KDF Choppers Fly Across Nairobi With Special Banners

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A military chopper with a banner written 'God bless medics' flies over Nairobi on Tuesday, April 21, 2020 PHOTO/Twitter

Two military helicopters captured the attention of residents of Nairobi on Tuesday, April 21, as they flew across the city with banners.

One of the choppers flew a banner written ‘God Bless Medics’ in a nod to healthcare workers who are at the front line in the country’s battle against the Covid-19 pandemic.

The banner flown by the second chopper read ‘Stay Home’ as it advised Kenyans to adhere to government recommendations to minimise movement in a bid to curb the spread of the virus.

The choppers were first spotted by Kenyans in Embakasi, close to the army barracks in the area.

A military chopper with a banner written ‘God bless medics’ flies over Nairobi on Tuesday, April 21, 2020
PHOTO/Twitter

What followed was excited Kenyans in various city estates including Nairobi West, Nyayo Highrise and Kilimani sharing photos and recordings of the choppers which they sighted.

Many Kenyans took to social media to share their thoughts on the unique move by the government to raise awareness on Covid-19, with many particularly endorsing the message of appreciation to medics.

Barely two hours after the choppers were first spotted, the phrase ‘God bless medics’ was already among the top trends in Kenya on Twitter.

“In traffic, guessing at the skies and wondering what will become of the world then I see this helicopter flying with a banner; “God bless medics”.

“Man, it’s been a while since I felt this way. I smiled, teared up a little and quickly snapped this shot. God indeed bless our medics,” wrote one Phannie Kwega.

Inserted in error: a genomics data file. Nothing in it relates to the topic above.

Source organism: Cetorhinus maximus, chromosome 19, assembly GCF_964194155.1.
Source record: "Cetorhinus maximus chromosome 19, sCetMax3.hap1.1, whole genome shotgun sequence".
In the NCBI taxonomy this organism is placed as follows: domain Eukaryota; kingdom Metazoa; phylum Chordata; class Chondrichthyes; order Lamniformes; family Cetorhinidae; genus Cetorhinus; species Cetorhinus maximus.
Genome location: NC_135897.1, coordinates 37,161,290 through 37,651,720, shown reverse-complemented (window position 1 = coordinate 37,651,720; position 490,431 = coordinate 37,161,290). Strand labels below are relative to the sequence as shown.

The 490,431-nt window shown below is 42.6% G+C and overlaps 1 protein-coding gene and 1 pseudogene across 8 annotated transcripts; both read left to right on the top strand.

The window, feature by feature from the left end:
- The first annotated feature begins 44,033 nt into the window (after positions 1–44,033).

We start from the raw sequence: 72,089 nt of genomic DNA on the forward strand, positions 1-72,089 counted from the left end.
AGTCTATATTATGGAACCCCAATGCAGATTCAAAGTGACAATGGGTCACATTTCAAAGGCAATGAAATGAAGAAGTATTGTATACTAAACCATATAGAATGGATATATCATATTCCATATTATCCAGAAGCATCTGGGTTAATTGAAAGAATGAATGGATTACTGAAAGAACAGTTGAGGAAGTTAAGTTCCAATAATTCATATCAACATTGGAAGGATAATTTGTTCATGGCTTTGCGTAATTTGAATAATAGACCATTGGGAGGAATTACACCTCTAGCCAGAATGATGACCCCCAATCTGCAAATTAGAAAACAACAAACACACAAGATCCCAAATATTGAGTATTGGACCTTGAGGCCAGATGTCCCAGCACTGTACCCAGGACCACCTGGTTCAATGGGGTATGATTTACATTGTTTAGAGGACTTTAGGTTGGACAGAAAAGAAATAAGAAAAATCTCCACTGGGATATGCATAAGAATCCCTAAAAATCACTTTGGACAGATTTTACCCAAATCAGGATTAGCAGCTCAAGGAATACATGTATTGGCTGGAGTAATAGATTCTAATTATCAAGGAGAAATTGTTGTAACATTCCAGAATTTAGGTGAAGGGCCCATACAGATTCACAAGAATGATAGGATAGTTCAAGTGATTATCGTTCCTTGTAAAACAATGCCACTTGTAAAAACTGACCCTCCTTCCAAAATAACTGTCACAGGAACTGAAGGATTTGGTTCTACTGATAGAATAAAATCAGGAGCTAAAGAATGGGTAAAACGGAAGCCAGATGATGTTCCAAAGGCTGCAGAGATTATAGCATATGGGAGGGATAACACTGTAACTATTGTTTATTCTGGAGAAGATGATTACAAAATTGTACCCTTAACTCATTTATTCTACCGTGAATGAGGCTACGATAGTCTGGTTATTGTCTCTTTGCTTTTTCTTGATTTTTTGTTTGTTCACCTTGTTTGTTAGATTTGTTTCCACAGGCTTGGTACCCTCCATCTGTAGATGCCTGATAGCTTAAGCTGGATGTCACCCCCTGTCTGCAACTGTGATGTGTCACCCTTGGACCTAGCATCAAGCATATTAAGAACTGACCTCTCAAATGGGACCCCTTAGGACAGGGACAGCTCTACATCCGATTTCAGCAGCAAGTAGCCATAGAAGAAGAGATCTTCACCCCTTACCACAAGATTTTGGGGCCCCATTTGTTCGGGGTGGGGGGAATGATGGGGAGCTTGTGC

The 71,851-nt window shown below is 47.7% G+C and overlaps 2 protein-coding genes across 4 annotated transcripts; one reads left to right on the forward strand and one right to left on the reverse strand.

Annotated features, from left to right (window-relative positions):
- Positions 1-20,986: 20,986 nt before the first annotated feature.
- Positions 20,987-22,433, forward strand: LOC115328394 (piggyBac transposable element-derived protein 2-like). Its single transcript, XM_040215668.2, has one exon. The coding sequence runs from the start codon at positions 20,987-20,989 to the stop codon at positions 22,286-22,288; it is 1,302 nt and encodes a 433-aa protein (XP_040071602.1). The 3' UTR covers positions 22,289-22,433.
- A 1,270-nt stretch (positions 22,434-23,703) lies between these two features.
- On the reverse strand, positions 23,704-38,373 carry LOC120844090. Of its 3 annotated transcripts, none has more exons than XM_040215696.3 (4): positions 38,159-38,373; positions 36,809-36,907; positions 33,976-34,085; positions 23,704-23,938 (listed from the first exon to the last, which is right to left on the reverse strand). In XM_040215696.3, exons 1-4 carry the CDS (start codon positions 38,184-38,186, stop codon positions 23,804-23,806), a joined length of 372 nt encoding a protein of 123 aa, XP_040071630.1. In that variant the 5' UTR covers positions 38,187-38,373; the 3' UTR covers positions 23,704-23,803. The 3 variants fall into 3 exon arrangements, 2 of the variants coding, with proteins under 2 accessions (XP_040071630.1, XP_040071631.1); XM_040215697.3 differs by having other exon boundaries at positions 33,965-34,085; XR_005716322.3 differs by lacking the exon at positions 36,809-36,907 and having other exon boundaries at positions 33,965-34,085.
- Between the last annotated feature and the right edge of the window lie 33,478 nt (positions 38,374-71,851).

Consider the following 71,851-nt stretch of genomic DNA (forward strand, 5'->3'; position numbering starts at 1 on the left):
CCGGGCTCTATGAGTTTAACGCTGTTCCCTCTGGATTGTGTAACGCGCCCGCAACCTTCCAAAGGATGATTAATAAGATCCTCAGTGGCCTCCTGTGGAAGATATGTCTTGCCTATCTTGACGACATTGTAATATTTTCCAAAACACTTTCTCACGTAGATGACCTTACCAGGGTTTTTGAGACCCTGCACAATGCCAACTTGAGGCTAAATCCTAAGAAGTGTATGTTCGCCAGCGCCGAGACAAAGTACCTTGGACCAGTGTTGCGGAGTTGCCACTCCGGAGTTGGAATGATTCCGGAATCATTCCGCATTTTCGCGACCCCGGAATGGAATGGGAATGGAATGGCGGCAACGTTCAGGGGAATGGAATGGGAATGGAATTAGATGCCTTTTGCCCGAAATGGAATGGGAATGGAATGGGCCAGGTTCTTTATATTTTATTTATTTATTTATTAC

“A helicopter has passed by our office with a banner written “God Bless Medics” and coincidentally most of us were at the balcony for lunch! It has made all of us so much happy,” wrote T Nungari.

Not all Kenyans who spotted the choppers, however, were excited as some questioned the necessity of the move arguing that the funds used to fuel the helicopters could have been better spent in areas considered more essential.

Others sought to deconstruct the efficacy of the messaging chosen by the government arguing that, for instance, most Nairobians already knew it was important to stay home to curb the spread of the virus.

“This is how millions disappear in the name of fighting Covid-19. Meanwhile, police are busy extorting poor Kenyans,” wrote one Vongusos.

“God bless medics sounds encouraging but I bet you what would be better is if the government put in better effort to care for the medics. Protective gear, better salaries, more employment opportunities, better working conditions, sufficient equipment. Those would be blessings,” argued Alaka Eshiombo.

“Useless PR exercise, they should use the resources to bring back Kenyans stranded in China,” advised Wesley Bii.